Arriving to the University of Arizona, College of Medicine in downtown Phoenix, I recall Gillian, who was in last year’s workshop. She’d described first-year, medical school experience to be like drinking out of a fire-hose. Her words are with me as people begin filing into the classroom.
It’s the noon hour and some students arrive with lunch in hand. Others stand in the classroom as it is being set up for art-making. They’re still considering whether they might stay and make art or use the time to study. Several let me know they plan to draw but will be leaving early because they have a class. I welcome all of them to come in for as long as they can manage.
I’ve been coming in to work with first-year med students since 2017. They are completing their first semester as well as preparing to host their annual Celebration of Appreciation. The evening honors the individuals who have donated their bodies to the anatomy lab. I work with students to create a work of art that will hold an experience and honor their donor. I like working with this group. I enjoy coming to know the unique way each and every one of them experiences their anatomy class and their donor.
I feel like I stand at two ends; I teach the workshop and I learn. #AboutBeingHuman
I make my way to a table where one person ↓ paints the small intestine. I’m curious about the color. Why yellow? She tells me about her donor’s small intestine and describes how bright and floral-like they appeared. The female sitting next to her explains they shared the same donor. She carefully draws the bottom of the brain. She also tells me everything was bright. They both decide the color and form they experienced with this particular person probably had to do with her age. She was young, they inform me. I respond with more questions. What does this mean? What is young? She was 66 years old.
Somehow we begin discussing the blood-brain barrier. The male at the table says he’d thought it a separate layer or membrane enclosing the brain. Meanwhile, he stands up and uses his hands to imply the curve of the head, the outer edge of the brain. I’m surprised. Do you mean it’s not!? He tells me, in no uncertain terms, it is not a separate membrane, the blood brain barrier is a ‘property’ of the blood vessels! My minds quickly formulates a picture of endothelial cells lining the inside of the brain’s blood vessels. He repeats himself, both times emphasizing the word property.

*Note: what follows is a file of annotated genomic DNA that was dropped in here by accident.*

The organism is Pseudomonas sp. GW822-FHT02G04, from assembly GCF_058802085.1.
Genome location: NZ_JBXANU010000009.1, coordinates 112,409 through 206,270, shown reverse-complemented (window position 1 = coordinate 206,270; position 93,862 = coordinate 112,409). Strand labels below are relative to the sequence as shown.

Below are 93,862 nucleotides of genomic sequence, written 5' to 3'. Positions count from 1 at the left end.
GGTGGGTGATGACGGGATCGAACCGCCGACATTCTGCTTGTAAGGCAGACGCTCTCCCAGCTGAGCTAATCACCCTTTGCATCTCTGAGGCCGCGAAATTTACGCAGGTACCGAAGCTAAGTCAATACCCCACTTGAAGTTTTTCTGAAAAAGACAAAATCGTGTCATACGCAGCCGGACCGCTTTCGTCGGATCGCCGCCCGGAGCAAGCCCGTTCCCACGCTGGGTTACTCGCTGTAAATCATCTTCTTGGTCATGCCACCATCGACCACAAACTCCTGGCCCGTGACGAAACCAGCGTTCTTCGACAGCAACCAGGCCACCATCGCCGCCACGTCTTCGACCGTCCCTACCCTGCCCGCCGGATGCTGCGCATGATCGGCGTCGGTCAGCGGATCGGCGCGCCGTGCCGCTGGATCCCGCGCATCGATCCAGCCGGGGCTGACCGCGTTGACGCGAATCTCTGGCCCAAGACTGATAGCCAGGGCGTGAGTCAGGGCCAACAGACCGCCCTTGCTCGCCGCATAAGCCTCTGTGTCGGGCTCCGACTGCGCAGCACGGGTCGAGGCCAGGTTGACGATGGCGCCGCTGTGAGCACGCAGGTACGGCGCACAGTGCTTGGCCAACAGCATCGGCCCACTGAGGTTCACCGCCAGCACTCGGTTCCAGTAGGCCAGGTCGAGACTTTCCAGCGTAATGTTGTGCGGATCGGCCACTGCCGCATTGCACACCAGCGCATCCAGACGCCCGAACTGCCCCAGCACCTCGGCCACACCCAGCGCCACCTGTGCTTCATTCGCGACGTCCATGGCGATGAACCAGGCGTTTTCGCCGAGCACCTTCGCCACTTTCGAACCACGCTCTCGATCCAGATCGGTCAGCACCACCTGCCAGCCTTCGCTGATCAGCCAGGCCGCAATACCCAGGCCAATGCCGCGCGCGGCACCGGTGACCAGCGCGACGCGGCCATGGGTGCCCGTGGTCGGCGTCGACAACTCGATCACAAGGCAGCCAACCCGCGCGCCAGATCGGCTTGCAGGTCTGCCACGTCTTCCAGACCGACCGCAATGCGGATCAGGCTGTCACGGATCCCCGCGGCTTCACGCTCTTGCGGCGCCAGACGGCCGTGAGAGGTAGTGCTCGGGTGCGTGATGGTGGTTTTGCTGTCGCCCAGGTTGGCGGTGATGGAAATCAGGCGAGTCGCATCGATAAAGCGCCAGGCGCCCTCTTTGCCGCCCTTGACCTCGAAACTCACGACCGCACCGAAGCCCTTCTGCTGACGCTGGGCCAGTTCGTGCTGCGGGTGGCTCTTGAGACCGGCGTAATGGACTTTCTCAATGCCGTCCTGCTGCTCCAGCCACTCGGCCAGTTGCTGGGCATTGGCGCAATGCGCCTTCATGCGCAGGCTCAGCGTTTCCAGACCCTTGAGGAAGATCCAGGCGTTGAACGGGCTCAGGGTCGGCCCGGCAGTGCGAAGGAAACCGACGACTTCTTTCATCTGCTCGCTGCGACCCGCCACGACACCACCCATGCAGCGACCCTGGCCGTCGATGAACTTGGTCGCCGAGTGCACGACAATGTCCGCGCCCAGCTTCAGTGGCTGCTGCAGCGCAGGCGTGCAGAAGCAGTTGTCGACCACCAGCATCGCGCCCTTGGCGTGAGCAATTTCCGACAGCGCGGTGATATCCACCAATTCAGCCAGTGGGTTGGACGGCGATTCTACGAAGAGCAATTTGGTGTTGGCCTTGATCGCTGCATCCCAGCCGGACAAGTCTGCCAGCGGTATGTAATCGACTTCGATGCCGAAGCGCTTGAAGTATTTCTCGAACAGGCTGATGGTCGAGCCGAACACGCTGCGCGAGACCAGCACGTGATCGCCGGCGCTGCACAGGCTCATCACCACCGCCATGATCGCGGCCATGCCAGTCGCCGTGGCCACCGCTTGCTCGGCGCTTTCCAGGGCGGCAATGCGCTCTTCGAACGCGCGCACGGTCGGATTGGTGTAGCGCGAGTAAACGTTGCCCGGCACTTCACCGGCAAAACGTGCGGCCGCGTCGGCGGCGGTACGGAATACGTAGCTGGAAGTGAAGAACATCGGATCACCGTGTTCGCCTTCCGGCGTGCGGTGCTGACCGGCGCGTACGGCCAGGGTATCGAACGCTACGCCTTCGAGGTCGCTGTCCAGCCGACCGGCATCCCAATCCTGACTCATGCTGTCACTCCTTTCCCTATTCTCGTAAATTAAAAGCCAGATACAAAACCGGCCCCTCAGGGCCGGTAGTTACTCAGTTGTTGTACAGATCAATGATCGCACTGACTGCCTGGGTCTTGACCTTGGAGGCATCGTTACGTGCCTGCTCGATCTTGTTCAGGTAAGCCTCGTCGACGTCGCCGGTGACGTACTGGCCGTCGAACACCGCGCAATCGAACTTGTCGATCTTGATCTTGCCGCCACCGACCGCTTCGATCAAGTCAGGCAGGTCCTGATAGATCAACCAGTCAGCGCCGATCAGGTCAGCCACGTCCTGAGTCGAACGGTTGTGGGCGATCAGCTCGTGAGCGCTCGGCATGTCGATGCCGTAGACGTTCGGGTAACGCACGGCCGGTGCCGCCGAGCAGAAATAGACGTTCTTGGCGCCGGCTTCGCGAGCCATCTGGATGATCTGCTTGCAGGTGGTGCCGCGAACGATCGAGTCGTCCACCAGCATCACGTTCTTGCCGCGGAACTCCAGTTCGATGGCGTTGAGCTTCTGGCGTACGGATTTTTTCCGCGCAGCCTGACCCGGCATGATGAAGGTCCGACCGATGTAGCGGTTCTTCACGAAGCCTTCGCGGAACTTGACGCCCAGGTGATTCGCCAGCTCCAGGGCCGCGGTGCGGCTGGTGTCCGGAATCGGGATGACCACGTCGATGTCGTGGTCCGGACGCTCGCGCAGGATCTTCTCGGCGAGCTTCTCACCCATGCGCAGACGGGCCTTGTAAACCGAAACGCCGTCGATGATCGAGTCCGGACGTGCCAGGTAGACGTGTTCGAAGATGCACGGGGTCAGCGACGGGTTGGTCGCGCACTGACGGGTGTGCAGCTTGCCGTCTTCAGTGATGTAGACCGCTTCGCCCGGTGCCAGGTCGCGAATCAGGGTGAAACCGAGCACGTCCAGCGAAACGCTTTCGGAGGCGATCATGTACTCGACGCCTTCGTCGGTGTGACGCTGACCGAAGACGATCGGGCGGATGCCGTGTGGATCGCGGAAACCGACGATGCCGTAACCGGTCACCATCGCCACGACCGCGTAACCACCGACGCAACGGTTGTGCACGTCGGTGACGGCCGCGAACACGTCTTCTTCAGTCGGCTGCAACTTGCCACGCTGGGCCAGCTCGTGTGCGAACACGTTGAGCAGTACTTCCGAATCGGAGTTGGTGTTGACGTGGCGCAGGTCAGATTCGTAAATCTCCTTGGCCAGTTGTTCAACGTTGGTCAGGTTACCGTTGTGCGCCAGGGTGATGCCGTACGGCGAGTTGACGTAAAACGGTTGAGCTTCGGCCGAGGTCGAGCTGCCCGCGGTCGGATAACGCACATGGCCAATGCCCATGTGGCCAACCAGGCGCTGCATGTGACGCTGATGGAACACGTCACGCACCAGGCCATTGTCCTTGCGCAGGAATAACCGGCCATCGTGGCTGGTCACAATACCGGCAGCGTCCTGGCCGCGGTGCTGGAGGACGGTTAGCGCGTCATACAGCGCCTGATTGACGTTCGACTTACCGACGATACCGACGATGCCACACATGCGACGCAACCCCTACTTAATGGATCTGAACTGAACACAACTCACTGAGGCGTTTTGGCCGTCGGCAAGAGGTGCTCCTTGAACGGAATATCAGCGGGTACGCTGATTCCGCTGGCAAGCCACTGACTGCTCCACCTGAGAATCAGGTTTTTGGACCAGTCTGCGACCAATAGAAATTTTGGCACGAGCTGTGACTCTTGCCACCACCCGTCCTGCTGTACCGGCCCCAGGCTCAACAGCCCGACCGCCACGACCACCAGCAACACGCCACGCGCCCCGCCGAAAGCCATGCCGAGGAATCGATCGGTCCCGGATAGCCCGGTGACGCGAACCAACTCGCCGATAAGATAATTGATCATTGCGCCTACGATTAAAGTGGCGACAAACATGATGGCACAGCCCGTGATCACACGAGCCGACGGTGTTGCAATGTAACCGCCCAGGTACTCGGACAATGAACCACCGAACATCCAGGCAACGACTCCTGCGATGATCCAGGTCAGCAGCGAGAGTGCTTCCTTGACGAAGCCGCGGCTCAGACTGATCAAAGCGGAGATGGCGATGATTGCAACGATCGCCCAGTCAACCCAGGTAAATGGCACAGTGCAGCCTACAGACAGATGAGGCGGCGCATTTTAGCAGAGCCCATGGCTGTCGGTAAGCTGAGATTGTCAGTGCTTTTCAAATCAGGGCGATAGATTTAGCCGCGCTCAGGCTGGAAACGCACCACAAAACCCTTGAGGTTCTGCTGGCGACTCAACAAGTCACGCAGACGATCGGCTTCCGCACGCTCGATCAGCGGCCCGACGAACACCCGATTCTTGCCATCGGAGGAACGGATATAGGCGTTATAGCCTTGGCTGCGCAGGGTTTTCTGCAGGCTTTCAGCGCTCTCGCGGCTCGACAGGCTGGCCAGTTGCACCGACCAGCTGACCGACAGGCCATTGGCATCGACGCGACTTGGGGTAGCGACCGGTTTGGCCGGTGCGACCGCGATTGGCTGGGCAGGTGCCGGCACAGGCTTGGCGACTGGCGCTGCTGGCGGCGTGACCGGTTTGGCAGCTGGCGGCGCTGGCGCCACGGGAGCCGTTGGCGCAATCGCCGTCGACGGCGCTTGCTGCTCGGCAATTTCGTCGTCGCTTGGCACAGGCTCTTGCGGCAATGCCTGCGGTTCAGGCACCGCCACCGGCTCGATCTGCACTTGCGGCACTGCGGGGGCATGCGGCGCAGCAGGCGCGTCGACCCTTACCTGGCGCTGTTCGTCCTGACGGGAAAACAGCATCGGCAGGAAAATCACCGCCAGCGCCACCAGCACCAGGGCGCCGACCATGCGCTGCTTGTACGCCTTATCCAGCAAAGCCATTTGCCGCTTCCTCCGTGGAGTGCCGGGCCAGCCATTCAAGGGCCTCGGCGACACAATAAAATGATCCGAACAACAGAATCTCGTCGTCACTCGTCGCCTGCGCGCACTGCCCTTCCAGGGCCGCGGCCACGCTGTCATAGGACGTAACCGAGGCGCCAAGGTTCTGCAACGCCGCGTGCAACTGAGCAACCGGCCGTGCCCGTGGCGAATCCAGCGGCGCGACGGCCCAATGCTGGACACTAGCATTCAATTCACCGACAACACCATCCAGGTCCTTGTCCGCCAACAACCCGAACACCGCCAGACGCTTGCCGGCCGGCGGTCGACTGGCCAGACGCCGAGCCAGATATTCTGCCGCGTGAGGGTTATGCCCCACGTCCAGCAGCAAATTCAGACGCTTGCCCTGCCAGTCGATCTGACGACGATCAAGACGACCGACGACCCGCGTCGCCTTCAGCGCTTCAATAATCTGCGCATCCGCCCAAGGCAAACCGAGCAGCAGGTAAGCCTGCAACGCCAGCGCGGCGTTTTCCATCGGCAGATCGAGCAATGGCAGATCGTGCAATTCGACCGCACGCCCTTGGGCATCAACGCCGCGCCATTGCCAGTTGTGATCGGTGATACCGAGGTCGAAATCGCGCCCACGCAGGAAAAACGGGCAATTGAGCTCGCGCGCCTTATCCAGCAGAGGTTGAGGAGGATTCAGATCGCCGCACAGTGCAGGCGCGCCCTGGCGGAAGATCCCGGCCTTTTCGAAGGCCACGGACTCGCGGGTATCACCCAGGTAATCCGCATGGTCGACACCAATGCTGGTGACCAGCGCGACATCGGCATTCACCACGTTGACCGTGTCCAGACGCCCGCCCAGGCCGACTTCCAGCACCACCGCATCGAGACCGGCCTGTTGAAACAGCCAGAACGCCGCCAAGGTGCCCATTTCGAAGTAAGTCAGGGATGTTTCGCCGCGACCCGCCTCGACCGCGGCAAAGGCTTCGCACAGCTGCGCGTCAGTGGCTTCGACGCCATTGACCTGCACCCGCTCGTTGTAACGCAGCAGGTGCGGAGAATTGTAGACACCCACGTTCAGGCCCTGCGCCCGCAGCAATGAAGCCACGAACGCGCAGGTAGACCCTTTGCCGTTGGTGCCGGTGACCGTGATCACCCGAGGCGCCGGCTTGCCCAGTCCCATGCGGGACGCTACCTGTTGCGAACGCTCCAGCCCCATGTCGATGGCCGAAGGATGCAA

I move to another table where everyone is working bold compositions that include bright line, both contour and texture, on black paper. One student has a set of medical lung models in front of her ↑. She describes the experience with her particular donor. The cancer was in different areas of the body including in the lungs. It is the latter that had the strongest impact and now directs her drawing.
Another student ↑ introduces me to the filum terminale. I can tell by how he has laid marks down, that he is working an area at the base of the spine. I sense his excitement as he shares first noting the fibrous tissue.
At another table someone paints ↓ an (beautiful) eyeball on stretched canvas. She was quick to start and I’m impressed at how she’s pulled it all together in such a short amount of time. We discuss mixing a few colors and laying in different quality of lines.
Next to her another student ↓ focuses on the Circle of Willis. She’s decided that it resembles an alien. I agreed after looking at her drawing.
I make my way back to the first group and to the student who’d informed me about the blood-brain barrier. He’d completed several fine hand studies ↓ using graphite. He shares his very real and very human reaction to his donor’s hands.
At the end of the afternoon, I can’t help but consider the ways we can be confronted by our humanness. Certainly, studying human anatomy is a unique way to learn about another. It’s also a very unique way to learn about one’s self. #ArtMakingDoesThisToo
Thanks everyone, for showing up, and sharing your experience. #artmaking
Thanks Cindi, for inviting me to come back. #artinemedicine
#CeremonyOfAppreciation #ProgramOfArtInMedicine #UniversityofArizona #ArtAndAnatomyWorkshop #GottaHaveArt